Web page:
American Chemical Society
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Exploring the Photobehavior of Nanocaged Monomers and H- and J‑Aggregates of a Proton-Transfer Dye within NaX and NaY Zeolites

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journal contribution
posted on 2014-04-17, 00:00 authored by Noemí Alarcos, Juan Angel Organero, Félix Sánchez, Abderrazzak Douhal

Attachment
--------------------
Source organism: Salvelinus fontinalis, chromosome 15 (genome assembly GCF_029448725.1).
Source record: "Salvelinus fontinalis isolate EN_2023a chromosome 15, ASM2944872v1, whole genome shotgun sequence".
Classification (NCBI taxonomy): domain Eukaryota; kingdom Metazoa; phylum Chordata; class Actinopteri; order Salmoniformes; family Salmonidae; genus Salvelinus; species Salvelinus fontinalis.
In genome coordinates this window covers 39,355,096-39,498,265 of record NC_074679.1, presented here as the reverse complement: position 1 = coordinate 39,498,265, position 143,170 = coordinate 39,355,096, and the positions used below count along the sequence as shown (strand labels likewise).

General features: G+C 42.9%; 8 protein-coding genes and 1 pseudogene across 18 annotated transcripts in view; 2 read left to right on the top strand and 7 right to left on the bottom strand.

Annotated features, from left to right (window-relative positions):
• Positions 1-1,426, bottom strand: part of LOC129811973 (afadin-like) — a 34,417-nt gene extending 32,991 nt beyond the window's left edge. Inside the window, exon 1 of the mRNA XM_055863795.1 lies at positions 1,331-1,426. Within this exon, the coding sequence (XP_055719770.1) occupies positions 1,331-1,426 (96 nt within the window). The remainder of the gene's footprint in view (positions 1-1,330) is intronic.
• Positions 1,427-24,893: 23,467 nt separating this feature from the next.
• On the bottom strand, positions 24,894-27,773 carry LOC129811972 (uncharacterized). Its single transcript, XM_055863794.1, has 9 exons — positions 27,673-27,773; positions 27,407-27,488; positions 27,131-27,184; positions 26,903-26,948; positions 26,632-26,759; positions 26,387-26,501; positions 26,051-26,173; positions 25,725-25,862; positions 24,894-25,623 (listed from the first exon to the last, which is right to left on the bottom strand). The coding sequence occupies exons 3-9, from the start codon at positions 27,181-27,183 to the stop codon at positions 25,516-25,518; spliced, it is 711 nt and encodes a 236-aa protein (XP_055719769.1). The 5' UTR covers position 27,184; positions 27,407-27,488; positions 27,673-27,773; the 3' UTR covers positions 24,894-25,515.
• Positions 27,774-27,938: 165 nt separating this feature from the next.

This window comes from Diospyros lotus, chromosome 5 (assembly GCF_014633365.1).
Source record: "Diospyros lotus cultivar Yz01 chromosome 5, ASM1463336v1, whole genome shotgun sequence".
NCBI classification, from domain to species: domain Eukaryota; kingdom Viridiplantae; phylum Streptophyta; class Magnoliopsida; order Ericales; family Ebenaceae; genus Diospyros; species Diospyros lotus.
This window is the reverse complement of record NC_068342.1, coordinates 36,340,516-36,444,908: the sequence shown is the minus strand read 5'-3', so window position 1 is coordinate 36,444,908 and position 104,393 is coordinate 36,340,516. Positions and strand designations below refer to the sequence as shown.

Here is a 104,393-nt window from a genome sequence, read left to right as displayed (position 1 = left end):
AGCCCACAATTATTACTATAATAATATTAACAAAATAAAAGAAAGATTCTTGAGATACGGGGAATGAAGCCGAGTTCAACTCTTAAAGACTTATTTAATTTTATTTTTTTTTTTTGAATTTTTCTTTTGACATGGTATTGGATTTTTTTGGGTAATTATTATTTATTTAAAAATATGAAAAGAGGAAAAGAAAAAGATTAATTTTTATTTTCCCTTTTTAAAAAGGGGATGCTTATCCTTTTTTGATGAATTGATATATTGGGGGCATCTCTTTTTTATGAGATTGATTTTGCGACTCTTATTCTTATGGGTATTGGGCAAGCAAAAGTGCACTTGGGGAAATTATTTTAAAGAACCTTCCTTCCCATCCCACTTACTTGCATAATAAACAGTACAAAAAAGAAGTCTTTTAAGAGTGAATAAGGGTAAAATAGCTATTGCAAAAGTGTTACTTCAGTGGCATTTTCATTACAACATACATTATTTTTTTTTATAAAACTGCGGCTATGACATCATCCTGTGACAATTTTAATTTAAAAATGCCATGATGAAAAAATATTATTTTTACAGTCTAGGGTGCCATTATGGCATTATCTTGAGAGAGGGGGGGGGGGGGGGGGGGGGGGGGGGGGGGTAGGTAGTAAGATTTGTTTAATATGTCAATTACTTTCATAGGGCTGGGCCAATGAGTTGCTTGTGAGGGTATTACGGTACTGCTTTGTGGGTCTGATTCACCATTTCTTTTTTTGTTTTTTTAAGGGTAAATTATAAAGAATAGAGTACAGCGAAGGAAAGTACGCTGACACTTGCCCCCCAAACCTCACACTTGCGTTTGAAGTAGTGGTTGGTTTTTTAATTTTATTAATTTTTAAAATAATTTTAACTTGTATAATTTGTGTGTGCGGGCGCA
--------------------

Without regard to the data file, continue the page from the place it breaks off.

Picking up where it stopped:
We report on steady-state absorption and emission and time-resolved emission studies of (E)-2-(2-hydroxybenzyliden)­amino-4-nitrophenol (HBA-4NP) interacting within NaX and NaY zeolites in dichloromethane (DCM) suspensions. In pure DCM, the enol (E) structure, which is the only one at S0, undergoes an excited-state intramolecular proton-transfer (ESIPT) reaction at S1 to produce a keto (K) type phototautomer emitting a largely Stokes shifted emission band with a short lifetime (14 ps) due to a twisting motion enhancing the radiationless decay. Upon interaction with NaX and NaY frameworks, different loading yields (NaX: 20%, NaY: 90%) were obtained due to the different amounts of aluminum atoms in the related frameworks and different amounts of sodium cations within their cages. The composites contain caged HBA-4NP E structures in the forms of monomers and H- and J-aggregates. The spectral broadening and shift reflect the emissions of the tautomers of the different electronic species which reflect the confinement effect of the zeolite supercages on their relaxation. The fluorescence lifetimes of K produced from caged monomers within NaX and NaY are remarkably very long (about 6 ns) when compared to that in solution (14 ps) due to the confinement effect on the radiationless pathways. For the composites made from diluted DCM solutions, those of H-aggregates are around 100 ps, while those of J-types are around 1 ns, respectively. Increasing the loading leads to a strong shortening in the K monomers and aggregate emission lifetimes due to enhanced guest:guest interactions within the same cage or between guests located in neighboring cages. Our results show the first observation of three absorbing and emitting structures (monomers and H- and J-aggregates) of intramolecular H-bonded molecules within zeolites, able to undergo ESIPT reactions to produce a broad emission with lifetimes ranging from tens of picoseconds to several nanoseconds. The data give new insights into the zeolite:dye complexes nature and thus can help in the design of new nanophotonics devices (nanosensors, nanolasers) based on this kind of material and in a better understanding of nanocatalysis and drug delivery using zeolites as supports and vehicles.